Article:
Jabu And The Lion
Author & Illustrator
Jabu And The Lion
Copyright © 2017 by Mauritz Mostert
All rights reserved. No part of this publication may be reproduced, stored in a retrieval system, or transmitted by any means – electronic, mechanical, photographic (photocopying), recording, or otherwise – without prior permission in writing from the author.
Edited by Cari Mostert
(An excerpt from the book)
Jabu And The Lion
Long, long ago, somewhere in Africa, when all the people and animals were new… The truly brave heroes of the African tribes were the goatherds and herdsman, who without much reward, faced great dangers.
Why keep cattle in a land abundant in wildlife? Rather, let me not get ahead of myself here and consider the needs of the people in their day, as this is primarily what our tale is about. From the herds of domesticated animals would come milk, meat, ropes, fat, oil, mats, clothing, shields and in fact much more than this simple story involves.
You say hunters would provide most of this too? Of course! Although, the domestic herds provided a very special and important contribution western cultures overlook, which is lobola. A very important something the hunters could not give the people and that something, they themselves needed. Lobola! An essential something without which a man and woman were forbidden to get married or start a family, so here is where the humble herder plays such an important role.
Lobola was a traditional African custom, involving the trading of a suitor’s wealth in cattle for a chosen wife of his desire. A suitor was required by tribal law to pay the father of the bride-to-be a certain number of animals for his daughter’s hand in marriage. Her final value in cattle would then be argued out and decided upon between the parties involved.
In this way, the wild animals were preserved in favor of the cattle grazing side by side with them.
Hence, as you can see, this gives a better collective idea of the value of the herders of old… and of this story too. Key to the success of any tribe chiefly belonged to these young men and upon this matter, I will not expound. Nay, by way of this African fable, I will let the story tell the story.
This folktale sings the praises of these brave young men out in the wilds of Africa and in so doing, tells a younger generation of how things in times past were upheld and administered.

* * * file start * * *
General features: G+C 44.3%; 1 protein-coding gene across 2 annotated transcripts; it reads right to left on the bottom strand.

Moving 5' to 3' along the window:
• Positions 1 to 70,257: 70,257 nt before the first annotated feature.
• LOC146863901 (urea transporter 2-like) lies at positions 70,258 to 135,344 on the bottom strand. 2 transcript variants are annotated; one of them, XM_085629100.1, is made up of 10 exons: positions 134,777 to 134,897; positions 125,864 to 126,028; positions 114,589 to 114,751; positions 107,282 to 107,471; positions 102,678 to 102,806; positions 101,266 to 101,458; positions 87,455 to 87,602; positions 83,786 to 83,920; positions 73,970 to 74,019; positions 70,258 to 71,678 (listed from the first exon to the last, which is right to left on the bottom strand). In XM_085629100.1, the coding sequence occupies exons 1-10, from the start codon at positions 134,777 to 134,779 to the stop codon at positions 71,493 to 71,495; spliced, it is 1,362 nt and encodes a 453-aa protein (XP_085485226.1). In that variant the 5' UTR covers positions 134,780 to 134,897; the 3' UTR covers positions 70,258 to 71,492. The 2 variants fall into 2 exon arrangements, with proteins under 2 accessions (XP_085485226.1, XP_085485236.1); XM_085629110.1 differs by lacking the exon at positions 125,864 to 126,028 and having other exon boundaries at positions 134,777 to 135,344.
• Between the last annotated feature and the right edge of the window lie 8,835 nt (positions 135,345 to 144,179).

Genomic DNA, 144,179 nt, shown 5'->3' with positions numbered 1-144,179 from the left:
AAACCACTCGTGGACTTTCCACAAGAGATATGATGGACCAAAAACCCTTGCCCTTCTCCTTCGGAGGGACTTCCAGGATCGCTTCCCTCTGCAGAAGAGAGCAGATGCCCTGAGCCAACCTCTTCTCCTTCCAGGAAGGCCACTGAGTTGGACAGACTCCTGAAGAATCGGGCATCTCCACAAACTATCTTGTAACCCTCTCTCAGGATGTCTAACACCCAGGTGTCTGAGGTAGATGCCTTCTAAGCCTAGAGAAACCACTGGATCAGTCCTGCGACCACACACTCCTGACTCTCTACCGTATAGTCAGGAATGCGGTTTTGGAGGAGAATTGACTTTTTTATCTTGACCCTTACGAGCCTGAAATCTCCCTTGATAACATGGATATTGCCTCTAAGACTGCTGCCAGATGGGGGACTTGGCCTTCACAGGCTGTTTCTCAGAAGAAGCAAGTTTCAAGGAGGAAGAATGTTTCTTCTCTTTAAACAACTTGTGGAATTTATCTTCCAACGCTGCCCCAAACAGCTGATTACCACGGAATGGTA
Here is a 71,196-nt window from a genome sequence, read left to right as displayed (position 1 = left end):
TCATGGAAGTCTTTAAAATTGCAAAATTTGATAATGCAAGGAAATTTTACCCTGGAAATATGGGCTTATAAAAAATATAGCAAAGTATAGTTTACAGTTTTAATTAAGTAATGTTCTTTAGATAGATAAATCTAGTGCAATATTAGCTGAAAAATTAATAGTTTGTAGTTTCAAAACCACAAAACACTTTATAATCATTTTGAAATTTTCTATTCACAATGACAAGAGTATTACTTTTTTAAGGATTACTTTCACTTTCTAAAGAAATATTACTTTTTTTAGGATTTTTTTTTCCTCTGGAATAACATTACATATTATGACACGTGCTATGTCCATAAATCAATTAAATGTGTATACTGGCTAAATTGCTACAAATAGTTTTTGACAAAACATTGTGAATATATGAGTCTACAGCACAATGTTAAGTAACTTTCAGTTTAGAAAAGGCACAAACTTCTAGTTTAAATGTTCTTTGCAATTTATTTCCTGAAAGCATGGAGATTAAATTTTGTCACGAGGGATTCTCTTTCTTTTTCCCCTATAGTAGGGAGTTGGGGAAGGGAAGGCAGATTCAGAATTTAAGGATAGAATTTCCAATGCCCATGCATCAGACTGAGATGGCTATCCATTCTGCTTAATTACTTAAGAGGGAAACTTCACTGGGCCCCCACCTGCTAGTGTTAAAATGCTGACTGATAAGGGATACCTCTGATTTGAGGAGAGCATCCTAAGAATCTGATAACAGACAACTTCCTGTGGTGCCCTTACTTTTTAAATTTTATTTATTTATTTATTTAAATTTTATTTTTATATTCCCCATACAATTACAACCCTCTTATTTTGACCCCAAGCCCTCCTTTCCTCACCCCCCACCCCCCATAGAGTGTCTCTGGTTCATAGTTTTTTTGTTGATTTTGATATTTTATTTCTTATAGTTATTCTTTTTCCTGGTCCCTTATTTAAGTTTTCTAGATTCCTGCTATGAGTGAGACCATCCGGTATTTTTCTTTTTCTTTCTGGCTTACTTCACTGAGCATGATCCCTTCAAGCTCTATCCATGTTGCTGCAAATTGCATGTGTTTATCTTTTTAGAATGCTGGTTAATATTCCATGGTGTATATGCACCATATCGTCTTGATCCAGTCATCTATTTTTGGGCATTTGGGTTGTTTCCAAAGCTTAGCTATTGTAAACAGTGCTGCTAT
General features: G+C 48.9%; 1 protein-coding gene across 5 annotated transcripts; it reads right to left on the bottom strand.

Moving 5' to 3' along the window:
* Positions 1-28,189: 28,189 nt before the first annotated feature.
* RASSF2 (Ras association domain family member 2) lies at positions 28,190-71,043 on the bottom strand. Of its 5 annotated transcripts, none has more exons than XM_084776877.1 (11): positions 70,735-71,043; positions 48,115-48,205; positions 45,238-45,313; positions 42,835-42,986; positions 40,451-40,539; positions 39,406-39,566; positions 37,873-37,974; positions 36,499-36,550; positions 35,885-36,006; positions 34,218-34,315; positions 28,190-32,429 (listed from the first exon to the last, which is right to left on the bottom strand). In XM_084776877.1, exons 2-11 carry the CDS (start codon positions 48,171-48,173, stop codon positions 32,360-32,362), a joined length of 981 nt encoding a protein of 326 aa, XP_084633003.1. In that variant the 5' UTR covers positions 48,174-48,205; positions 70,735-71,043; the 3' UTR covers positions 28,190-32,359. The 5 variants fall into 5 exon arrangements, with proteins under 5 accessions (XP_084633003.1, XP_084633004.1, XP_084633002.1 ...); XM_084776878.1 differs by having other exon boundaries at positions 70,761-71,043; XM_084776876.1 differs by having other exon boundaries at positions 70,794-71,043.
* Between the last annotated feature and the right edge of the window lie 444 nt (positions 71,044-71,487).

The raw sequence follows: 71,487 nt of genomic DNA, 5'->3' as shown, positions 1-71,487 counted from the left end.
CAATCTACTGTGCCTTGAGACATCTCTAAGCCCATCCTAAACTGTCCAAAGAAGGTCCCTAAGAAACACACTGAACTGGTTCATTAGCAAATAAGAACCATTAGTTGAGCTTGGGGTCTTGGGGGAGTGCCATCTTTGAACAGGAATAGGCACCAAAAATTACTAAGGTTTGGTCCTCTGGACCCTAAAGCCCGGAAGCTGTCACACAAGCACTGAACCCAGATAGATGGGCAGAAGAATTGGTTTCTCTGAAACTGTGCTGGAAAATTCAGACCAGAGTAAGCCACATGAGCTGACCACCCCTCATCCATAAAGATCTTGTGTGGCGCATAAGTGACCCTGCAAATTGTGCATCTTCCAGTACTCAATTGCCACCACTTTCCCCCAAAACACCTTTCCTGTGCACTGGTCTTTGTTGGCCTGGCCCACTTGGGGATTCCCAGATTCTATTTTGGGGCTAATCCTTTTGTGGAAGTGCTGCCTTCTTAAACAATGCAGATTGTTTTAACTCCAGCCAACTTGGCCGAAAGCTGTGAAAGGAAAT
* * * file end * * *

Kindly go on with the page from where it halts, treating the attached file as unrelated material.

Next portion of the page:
To single out an example of the herdsman’s courage, dedication and service, has not been easy. There are many heroes among the simple animal keepers of old, but one story stands out above the rest. This is the tale of a young man named Jabu and his strange encounter with a lion.
Jabu, a herdsman of a certain village, somewhere in Africa, shone out as a special young man. Having started at the age of eight and now around fourteen years of age, he had learnt his trade in the traditional manner from the older herdsman. So here, chosen above the rest, is Jabu’s story…
And the story goes on…
Does Jabu get eaten, attacked, or even chased back home…?
Original stories never before told
Thanks to Mauritz, we now have the full stories as they should have been written. Here are tales tested over time, to be told around the camp fire or as a warm and cozy bedtime story. These are 12 African Folk adventures, in a style reminiscent of the old speech of traditional folktales.
I have had a fascination for all of Africa since I was a small child. I’ve visited many countries in Africa, and know that mankind began in Africa. I have always been interested in the ancient people and their folktales.
I don’t recall how I came to find Wildmoz, but there is so much to learn and enjoy on Wildmoz. When I came Upon the Folktales Books, they opened up a new understanding of tales which have been told orally since ancient times.
The Trilogy (I do hope there are many more of these books) includes, How the Leopard Got His Spots, How the Zebra Got His Stripes, and Jabu and the Lion.
Each of the stories make you feel as if the author is telling the stories orally. I can imagine, sitting around a campfire on a starry night, listening to an ‘old man’ tell stories he’d heard since his youth. The words flow easily and the first two folktales can easily be understood by even the youngest child. The last book about Jabu is better understood by an older child or an adult.
The personalities of the animal characters in the stories follow the traits of the real animals. Although the stories are folktales, they are true to the individual animal. All tales should have a morality statement, and these stories do not disappoint.
I found, many of the descriptions in the stories, amusing. I so liked the one about the tasamma melons quenching the thirst but leaving a strange feeling on your teeth. It immediately brought to my mind, eating a persimmon.
I would recommend these books for both children and adults.
Bobbi Lippe Mallace USA